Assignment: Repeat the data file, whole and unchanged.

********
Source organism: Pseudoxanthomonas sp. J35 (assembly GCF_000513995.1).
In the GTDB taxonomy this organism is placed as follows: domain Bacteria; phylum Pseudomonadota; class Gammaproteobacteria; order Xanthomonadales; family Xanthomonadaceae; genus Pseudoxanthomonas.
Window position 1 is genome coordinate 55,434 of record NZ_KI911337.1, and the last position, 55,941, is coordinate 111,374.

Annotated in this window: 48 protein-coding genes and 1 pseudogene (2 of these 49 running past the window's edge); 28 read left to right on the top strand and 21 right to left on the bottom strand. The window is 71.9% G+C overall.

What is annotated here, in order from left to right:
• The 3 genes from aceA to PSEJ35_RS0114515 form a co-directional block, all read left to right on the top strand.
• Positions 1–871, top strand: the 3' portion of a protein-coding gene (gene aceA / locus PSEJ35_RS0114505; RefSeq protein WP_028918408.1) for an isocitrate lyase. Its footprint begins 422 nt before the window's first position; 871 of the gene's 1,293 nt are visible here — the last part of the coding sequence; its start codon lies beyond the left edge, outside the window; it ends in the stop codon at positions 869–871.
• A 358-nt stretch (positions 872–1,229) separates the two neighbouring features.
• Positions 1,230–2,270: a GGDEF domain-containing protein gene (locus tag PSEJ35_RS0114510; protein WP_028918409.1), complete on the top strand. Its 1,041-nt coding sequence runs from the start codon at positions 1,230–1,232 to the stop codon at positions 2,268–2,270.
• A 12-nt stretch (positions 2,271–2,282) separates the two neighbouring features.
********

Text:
Source organism: Pseudoxanthomonas sp. J35 (assembly GCF_000513995.1).
In the GTDB taxonomy this organism is placed as follows: domain Bacteria; phylum Pseudomonadota; class Gammaproteobacteria; order Xanthomonadales; family Xanthomonadaceae; genus Pseudoxanthomonas.
Window position 1 is genome coordinate 55,434 of record NZ_KI911337.1, and the last position, 55,941, is coordinate 111,374.

Annotated in this window: 48 protein-coding genes and 1 pseudogene (2 of these 49 running past the window's edge); 28 read left to right on the top strand and 21 right to left on the bottom strand. The window is 71.9% G+C overall.

What is annotated here, in order from left to right:
• The 3 genes from aceA to PSEJ35_RS0114515 form a co-directional block, all read left to right on the top strand.
• Positions 1–871, top strand: the 3' portion of a protein-coding gene (gene aceA / locus PSEJ35_RS0114505; RefSeq protein WP_028918408.1) for an isocitrate lyase. Its footprint begins 422 nt before the window's first position; 871 of the gene's 1,293 nt are visible here — the last part of the coding sequence; its start codon lies beyond the left edge, outside the window; it ends in the stop codon at positions 869–871.
• A 358-nt stretch (positions 872–1,229) separates the two neighbouring features.
• Positions 1,230–2,270: a GGDEF domain-containing protein gene (locus tag PSEJ35_RS0114510; protein WP_028918409.1), complete on the top strand. Its 1,041-nt coding sequence runs from the start codon at positions 1,230–1,232 to the stop codon at positions 2,268–2,270.
• A 12-nt stretch (positions 2,271–2,282) separates the two neighbouring features.